Your school is invited to participate in an
“Australian Science and Engineering:
Reaching for the Stars”
Science and engineering shape so much of our lives and Australia is a great place for discoveries and innovations that are amongst the best in the world. I will tell you about two of them. One is Australia’s $50M program to develop bionic vision, aiming to restore sight to the blind and emulate the Australian success of the Bionic Ear that has given hearing to many from the deaf community.
The other is the largest science project ever planned for our planet: the Square Kilometre Array (SKA). This multi-nationally supported mega-network of radio telescopes is being built across desserts in South Africa and Western Australia. It will require computing powers that far outreach our present capacity and is likely to generate many technological spin-offs. Its projected completion date of 2025, along with its probable lifespan of some 50-100 years, means that we are building the SKA for you if you chose to become a scientist or an engineer! Even if you don’t, just knowing what Australia can achieve will be exciting.
Who is Professor Lyn Beazley?
Professor Lyn Beazley was appointed Chief Scientist of Western Australia in 2006. She was awarded Officer of the Order of Australia in January 2009 and made a Fellow of the Australian Academy of Technological Sciences and Engineering later that year. Lyn is a member of the new Technology and Industry Advisory Council (TIAC) to the Western Australian Government. In March 2011, she was inducted into the inaugural Western Australian Women’s Hall of Fame.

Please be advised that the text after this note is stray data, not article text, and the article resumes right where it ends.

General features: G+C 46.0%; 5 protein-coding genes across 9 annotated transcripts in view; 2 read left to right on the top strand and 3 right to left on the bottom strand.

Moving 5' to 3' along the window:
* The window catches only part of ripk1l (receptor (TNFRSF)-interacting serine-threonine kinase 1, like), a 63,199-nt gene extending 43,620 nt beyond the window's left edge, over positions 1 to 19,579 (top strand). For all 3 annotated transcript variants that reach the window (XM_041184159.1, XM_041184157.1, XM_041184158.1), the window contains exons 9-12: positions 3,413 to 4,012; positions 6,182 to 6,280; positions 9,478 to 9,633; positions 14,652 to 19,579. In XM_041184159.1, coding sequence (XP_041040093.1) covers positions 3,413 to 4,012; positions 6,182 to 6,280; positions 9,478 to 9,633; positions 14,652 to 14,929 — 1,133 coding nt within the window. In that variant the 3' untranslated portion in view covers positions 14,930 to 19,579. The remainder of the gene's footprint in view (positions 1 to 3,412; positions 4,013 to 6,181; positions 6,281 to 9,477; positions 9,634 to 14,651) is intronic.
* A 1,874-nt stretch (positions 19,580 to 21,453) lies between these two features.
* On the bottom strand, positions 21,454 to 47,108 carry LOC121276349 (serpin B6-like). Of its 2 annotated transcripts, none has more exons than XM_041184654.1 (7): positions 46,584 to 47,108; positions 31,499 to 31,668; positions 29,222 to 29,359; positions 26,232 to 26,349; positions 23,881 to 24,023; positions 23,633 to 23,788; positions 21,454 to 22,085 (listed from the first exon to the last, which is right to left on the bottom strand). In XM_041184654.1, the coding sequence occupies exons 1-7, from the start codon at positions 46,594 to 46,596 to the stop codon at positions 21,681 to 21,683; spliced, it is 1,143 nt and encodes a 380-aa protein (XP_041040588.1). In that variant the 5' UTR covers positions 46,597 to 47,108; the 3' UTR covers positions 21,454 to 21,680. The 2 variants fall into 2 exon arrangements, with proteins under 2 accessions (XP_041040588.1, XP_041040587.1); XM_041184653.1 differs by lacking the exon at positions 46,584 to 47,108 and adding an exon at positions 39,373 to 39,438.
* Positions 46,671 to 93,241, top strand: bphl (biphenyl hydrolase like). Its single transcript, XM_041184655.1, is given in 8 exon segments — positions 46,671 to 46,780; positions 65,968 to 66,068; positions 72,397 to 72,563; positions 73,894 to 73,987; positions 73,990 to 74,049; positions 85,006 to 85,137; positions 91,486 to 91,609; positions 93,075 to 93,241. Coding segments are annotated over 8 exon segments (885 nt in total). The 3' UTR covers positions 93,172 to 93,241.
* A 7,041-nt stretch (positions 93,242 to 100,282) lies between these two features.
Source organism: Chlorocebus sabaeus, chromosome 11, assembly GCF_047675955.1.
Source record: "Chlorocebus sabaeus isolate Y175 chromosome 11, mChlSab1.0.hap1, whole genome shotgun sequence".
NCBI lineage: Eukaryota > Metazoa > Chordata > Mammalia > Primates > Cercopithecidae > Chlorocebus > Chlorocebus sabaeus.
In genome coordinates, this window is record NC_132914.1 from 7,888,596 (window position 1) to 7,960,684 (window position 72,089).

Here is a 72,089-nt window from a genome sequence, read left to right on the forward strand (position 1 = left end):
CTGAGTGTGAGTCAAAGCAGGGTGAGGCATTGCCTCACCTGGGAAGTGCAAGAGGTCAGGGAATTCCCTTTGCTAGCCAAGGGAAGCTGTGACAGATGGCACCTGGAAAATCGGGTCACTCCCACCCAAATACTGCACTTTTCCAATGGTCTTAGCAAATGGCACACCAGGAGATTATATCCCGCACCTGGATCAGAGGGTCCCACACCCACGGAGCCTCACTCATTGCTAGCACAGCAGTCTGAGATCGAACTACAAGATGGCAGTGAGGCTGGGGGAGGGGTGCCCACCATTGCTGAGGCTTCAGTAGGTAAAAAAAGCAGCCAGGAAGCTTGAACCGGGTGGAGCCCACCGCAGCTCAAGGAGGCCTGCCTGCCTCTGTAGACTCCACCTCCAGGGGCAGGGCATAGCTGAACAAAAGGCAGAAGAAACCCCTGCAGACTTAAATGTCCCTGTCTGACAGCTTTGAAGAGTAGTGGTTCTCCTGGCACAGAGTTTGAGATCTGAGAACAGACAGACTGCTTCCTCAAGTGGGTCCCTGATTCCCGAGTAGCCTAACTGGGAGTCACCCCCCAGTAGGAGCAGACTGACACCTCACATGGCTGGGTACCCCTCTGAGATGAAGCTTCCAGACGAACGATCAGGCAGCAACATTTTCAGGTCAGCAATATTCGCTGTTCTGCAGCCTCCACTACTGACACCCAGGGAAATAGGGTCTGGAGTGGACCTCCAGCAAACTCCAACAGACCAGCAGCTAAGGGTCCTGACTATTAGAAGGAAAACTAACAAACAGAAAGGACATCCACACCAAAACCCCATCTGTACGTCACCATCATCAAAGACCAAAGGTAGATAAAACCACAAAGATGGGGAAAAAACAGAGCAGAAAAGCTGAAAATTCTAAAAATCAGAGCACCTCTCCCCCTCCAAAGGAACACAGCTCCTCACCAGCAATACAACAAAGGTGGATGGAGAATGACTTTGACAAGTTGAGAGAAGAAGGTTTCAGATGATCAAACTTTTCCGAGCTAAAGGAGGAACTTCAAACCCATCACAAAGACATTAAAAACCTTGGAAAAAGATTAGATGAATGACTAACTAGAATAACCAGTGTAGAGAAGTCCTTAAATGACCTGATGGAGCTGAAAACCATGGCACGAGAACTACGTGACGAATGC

After her education at Oxford and Edinburgh Universities, Lyn built up an internationally renowned research team that focused on recovery from brain damage, much of the research done at the University of Western Australia.
Lyn has served on numerous bodies advising State and Federal Governments, including advisory boards to the Australian Research Council, the Australian Synchrotron and Western Australia’s Low Emissions Energy Development (LEED) Fund. She is a member of several boards such as The Institute for Radio Astronomy Research (ICRAR) and the Botanic Gardens and Parks Authority (BGPA).
What is ATSE?
The Australian Academy of Technological Sciences and Engineering (ATSE) was inaugurated in 1976. Fellows are men or women who are “Australian citizens or persons normally resident in Australia” who are eminent by reason of their achievements in technological sciences or engineering”.
One of the objectives of the Academy is to provide a forum for the study and discussion of issues relevant to the formulation of public policy for technological sciences and engineering based activities, and the communication of expert advice to Government and the community.
The Western Australian Division of ATSE holds annually an Eminent Speakers Seminar to promote this objective and help advance responsible and sustainable development of Western Australia.
Further information about the Academy: www.atse.org.au
Audience: High school science students in year 8 to 10 (and others as there is still space)
Date: 28 May 2013
Time: 10.30 to 11.45am (please arrive by 10.10am)
Location: Curtin University. Building 213 Room 104 – grid reference O,10
Drop off point: Bus slip way off Beazley Ave (near building 200A) – grid reference N,8
Cost: Free plus a limited number of transport subsidies available to schools (via redemption from Scitech)
To book: visit http://curtinatse2013.eventbrite.com/
Questions? contact the Curtin Science Outreach Manager on (08) 9266 1021